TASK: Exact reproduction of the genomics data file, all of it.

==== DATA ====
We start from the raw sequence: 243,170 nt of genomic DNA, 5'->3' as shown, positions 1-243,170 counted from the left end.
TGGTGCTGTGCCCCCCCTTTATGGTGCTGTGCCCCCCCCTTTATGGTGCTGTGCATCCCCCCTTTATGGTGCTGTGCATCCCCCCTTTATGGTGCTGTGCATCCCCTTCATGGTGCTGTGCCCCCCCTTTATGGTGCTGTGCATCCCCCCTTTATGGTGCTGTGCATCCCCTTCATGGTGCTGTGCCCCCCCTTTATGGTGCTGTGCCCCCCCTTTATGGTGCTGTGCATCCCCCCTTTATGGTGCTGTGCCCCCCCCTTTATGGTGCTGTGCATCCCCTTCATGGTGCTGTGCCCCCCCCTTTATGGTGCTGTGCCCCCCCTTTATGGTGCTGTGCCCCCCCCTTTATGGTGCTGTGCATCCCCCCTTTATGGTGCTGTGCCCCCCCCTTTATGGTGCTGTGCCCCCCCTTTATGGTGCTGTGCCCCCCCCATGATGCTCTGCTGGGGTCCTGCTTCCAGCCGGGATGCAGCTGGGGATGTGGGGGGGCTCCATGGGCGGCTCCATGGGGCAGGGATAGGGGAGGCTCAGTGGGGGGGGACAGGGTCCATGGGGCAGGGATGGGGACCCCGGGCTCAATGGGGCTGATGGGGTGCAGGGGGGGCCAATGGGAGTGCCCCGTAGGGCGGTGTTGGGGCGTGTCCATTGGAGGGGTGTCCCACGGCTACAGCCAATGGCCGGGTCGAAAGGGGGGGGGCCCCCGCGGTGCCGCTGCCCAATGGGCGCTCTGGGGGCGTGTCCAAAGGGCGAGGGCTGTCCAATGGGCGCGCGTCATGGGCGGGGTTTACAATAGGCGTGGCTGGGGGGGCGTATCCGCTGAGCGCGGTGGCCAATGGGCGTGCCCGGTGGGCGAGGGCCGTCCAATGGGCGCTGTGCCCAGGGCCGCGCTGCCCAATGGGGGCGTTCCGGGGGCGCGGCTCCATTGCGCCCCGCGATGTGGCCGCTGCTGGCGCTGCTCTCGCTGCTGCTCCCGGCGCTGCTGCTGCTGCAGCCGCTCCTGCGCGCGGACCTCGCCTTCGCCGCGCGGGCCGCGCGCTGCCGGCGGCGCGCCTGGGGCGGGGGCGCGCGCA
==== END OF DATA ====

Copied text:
We start from the raw sequence: 243,170 nt of genomic DNA, 5'->3' as shown, positions 1-243,170 counted from the left end.
TGGTGCTGTGCCCCCCCTTTATGGTGCTGTGCCCCCCCCTTTATGGTGCTGTGCATCCCCCCTTTATGGTGCTGTGCATCCCCCCTTTATGGTGCTGTGCATCCCCTTCATGGTGCTGTGCCCCCCCTTTATGGTGCTGTGCATCCCCCCTTTATGGTGCTGTGCATCCCCTTCATGGTGCTGTGCCCCCCCTTTATGGTGCTGTGCCCCCCCTTTATGGTGCTGTGCATCCCCCCTTTATGGTGCTGTGCCCCCCCCTTTATGGTGCTGTGCATCCCCTTCATGGTGCTGTGCCCCCCCCTTTATGGTGCTGTGCCCCCCCTTTATGGTGCTGTGCCCCCCCCTTTATGGTGCTGTGCATCCCCCCTTTATGGTGCTGTGCCCCCCCCTTTATGGTGCTGTGCCCCCCCTTTATGGTGCTGTGCCCCCCCCATGATGCTCTGCTGGGGTCCTGCTTCCAGCCGGGATGCAGCTGGGGATGTGGGGGGGCTCCATGGGCGGCTCCATGGGGCAGGGATAGGGGAGGCTCAGTGGGGGGGGACAGGGTCCATGGGGCAGGGATGGGGACCCCGGGCTCAATGGGGCTGATGGGGTGCAGGGGGGGCCAATGGGAGTGCCCCGTAGGGCGGTGTTGGGGCGTGTCCATTGGAGGGGTGTCCCACGGCTACAGCCAATGGCCGGGTCGAAAGGGGGGGGGCCCCCGCGGTGCCGCTGCCCAATGGGCGCTCTGGGGGCGTGTCCAAAGGGCGAGGGCTGTCCAATGGGCGCGCGTCATGGGCGGGGTTTACAATAGGCGTGGCTGGGGGGGCGTATCCGCTGAGCGCGGTGGCCAATGGGCGTGCCCGGTGGGCGAGGGCCGTCCAATGGGCGCTGTGCCCAGGGCCGCGCTGCCCAATGGGGGCGTTCCGGGGGCGCGGCTCCATTGCGCCCCGCGATGTGGCCGCTGCTGGCGCTGCTCTCGCTGCTGCTCCCGGCGCTGCTGCTGCTGCAGCCGCTCCTGCGCGCGGACCTCGCCTTCGCCGCGCGGGCCGCGCGCTGCCGGCGGCGCGCCTGGGGCGGGGGCGCGCGCA